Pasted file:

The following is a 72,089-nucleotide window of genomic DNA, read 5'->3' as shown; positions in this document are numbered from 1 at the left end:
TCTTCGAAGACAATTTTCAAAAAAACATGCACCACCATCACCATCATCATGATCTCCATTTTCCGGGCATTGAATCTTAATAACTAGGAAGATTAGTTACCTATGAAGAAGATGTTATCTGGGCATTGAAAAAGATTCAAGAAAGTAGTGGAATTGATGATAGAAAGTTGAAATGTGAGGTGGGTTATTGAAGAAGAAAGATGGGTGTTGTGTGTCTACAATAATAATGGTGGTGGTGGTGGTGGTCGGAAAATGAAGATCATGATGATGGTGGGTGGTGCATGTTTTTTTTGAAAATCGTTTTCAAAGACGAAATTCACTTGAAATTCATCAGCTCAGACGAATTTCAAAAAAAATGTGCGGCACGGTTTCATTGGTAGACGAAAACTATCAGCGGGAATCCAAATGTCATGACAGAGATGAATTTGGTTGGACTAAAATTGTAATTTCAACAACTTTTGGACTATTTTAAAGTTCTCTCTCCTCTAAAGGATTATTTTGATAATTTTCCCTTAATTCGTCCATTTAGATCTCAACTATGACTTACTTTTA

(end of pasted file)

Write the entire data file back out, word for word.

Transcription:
The following is a 72,089-nucleotide window of genomic DNA, read 5'->3' as shown; positions in this document are numbered from 1 at the left end:
TCTTCGAAGACAATTTTCAAAAAAACATGCACCACCATCACCATCATCATGATCTCCATTTTCCGGGCATTGAATCTTAATAACTAGGAAGATTAGTTACCTATGAAGAAGATGTTATCTGGGCATTGAAAAAGATTCAAGAAAGTAGTGGAATTGATGATAGAAAGTTGAAATGTGAGGTGGGTTATTGAAGAAGAAAGATGGGTGTTGTGTGTCTACAATAATAATGGTGGTGGTGGTGGTGGTCGGAAAATGAAGATCATGATGATGGTGGGTGGTGCATGTTTTTTTTGAAAATCGTTTTCAAAGACGAAATTCACTTGAAATTCATCAGCTCAGACGAATTTCAAAAAAAATGTGCGGCACGGTTTCATTGGTAGACGAAAACTATCAGCGGGAATCCAAATGTCATGACAGAGATGAATTTGGTTGGACTAAAATTGTAATTTCAACAACTTTTGGACTATTTTAAAGTTCTCTCTCCTCTAAAGGATTATTTTGATAATTTTCCCTTAATTCGTCCATTTAGATCTCAACTATGACTTACTTTTA